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Henderson County appoints Ludtke to oversee elections

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HENDERSON COUNTY–Paula Ludtke was appointed as Henderson County Election Administrator during the July 13 Commissioners’ Court meeting, the county’s second attempt this year at filling the position permanently.
County Judge Wade McKinney said that the previous week, the county’s Election Commission met and interviewed five candidates for the position before choosing Ludtke. The Election Commission consists of McKinney, County Clerk Mary Margaret Wright, Tax Assessor/Collector Peggy Goodall, County Republican Party Chair Daniel Hunt and County Democratic Party Chair Kelley Townsend.
“Her (Ludtke’s) work ethic is outstanding and we look forward to working with her moving forward,” McKinney said. “We feel she is up to the challenge,” he added.
Ludtke's most recent job with Henderson County was as assistant treasurer in the County Treasurer's Office, she told The Monitor. She has lived 18 years in Henderson County and has worked in Henderson County government the past 16.5 years. Ludtke also served in the County Judge's Office, the County Attorney's Office as docket coordinator and victim assistance coordinator, and with the District Attorney's Office as office manager.
Commissioners’ Court originally voted May 4 to approve Jessica Rodriguez as the permanent election administrator, after Rodriguez served as the interim administrator following the March departure of her predecessor, Denise Hernandez.
That decision was later voided when county officials discovered legal requirements that election administrators must be U.S. citizens, Hunt said during June 7's Henderson County Republican Party Executive Committee meeting. Rodriguez (who still works for the County Election and Voter Registration Department) has a valid work permit, Hunt added.
The court also approved an interlocal agreement between the Commissioners’ Courts of Smith, Wood, Henderson, Van Zandt and Rains counties with the Andrews Center for fiscal year 2022.
The Andrews Center provides mental health assistance to the public and to the jail, McKinney said. McKinney said the agreement costs the county $44,700 annually and has been at that rate “for a number of years now.” McKinney estimated the county has used Andrews Center services since the early 1990s.
Sheriff Botie HIllhouse said his office “use(s) them (the Andrews Center) tremendously” inside the jail. The center also provides inmates with medications at no cost to the county; the jail also calls them if there’s a crisis inside the facility and helps get the inmate ready to go to the hospital, he added. “It’s truly a benefit to us at the jail,” Hillhouse said.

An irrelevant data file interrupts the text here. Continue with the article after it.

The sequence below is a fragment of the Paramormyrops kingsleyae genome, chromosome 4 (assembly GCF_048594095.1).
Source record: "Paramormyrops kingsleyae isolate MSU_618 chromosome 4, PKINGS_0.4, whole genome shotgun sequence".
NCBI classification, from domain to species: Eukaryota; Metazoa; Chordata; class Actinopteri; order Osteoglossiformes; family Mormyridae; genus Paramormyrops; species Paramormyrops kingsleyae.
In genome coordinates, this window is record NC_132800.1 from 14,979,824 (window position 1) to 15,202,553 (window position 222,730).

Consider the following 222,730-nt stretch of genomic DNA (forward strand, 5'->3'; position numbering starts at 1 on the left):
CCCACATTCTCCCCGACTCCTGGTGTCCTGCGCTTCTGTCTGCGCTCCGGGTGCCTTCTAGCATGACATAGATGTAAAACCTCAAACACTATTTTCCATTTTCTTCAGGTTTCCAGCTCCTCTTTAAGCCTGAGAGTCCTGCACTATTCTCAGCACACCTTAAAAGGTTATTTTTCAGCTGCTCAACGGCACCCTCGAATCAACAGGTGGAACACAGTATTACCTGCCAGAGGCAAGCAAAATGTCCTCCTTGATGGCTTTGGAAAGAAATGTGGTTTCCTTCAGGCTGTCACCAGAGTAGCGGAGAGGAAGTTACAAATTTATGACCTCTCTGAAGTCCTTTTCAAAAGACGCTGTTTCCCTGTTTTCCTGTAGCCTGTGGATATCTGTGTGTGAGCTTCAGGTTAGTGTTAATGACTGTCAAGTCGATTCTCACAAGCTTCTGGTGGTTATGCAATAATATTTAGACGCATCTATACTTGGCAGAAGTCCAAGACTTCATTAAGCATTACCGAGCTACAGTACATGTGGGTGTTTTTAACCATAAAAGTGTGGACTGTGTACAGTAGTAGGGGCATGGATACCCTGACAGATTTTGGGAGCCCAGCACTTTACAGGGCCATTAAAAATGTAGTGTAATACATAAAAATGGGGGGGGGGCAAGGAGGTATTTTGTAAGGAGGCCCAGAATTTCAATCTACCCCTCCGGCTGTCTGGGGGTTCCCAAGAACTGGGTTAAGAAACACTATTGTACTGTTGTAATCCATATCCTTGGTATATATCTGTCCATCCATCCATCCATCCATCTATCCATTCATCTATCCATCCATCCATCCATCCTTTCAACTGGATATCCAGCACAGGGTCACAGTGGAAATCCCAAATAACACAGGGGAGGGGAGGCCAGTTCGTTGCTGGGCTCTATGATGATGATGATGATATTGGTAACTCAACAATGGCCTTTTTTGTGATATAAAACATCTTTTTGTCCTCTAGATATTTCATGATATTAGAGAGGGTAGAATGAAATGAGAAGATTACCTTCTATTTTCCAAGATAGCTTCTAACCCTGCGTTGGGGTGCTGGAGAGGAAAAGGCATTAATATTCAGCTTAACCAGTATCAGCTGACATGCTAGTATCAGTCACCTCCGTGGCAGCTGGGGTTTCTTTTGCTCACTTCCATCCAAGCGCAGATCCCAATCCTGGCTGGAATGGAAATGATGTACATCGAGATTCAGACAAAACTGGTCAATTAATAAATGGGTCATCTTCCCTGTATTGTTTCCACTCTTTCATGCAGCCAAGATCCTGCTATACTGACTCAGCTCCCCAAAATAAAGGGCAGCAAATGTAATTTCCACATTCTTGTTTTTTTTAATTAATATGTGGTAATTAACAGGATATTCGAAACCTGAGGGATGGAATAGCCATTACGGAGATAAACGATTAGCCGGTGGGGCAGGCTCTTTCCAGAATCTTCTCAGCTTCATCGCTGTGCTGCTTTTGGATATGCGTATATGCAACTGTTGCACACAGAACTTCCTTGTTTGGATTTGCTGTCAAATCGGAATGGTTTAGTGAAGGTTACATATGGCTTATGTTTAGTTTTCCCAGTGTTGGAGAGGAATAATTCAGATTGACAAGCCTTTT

The court also voted to issue a request for qualifications (RFQ) in relation to hiring private consultants to guide the county on how to spend money distributed through the American Rescue Plan Act of 2021 (ARPA).
Henderson County has been allotted $16,070,692 through ARPA, according to the U.S. Department of the Treasury's website. McKinney said federal money previously given to the county through various legislation has helped cover some coronavirus-related expenses at the jail and “across the entire organization.”
The previous CARES (Coronavirus Aid, Relief and Economic Security) Act had limited direct funding, McKinney said, with any entity with populations of less than 500,000 having to go through a reporting process to have money refunded. With ARPA, McKinney continued, entities with populations above 50,000 can receive direct deposits from the federal treasury.
According to McKinney, some ways the ARPA money can be used is to respond to the public health emergency and its effects, as well as to negative economic impacts, such as reduction of government revenue. It also allows for investment in water and sewer infrastructure, along with broadband internet service.
The act also allows up to 10% of the funding to be spent on hiring private consultants to guide how to spend and report the money, which has to be spent over a two-year period, McKinney added. Henderson County has already received its first payment, McKinney said, which is about half of the allotment.
“We have to define our objectives,” McKinney told the court, later adding that the county doesn’t have the staff or expertise to manage the program, as laid out by the federal government. County Auditor Ann Marie Lee said some entities are rejecting the money because it’s “too much trouble.”
The court also approved issuing a request for proposals (RFP) for Henderson County’s Section 125 cafeteria plan and other voluntary employee benefits. The county hasn’t visited the issue since the early 2000s, Lee said, explaining that health savings accounts, child care credits and other medical savings accounts are run through the plan.
In other business, commissioners:
• Approved a County Tax Assessor/Collector refund request for tax overpayment on an Athens ISD property, the valuation of which Van Zandt County changed (the district is located in both counties), for $2,922.27.
• Approved the Statement of Financial Income and Expenditures for the fiscal year ending April 30, 2021 for the Henderson County 9-1-1 Communication District, which had a budget of $730,000.
• Approved setting a July 27 public hearing on posting a 30 MPH speed limit and no thru truck ordinance on County Road 4616, located in Precinct 4 just south of the Athens Municipal Airport.
• Approved issuing a right-of-way permit in Precinct 1 to Crescent Heights Water Supply Corp. for activity on County Road 1219.
• Approved replats in Precinct 2 (The Pinnacle Club, combining two lots into one lot of nearly an acre) and Precinct 4 (Wagontree subdivision, dividing one lot into two; and Parkside Shores on Lake Palestine, combining four lots into one).
• Approved the payment of bills in the amount of $461,854.35.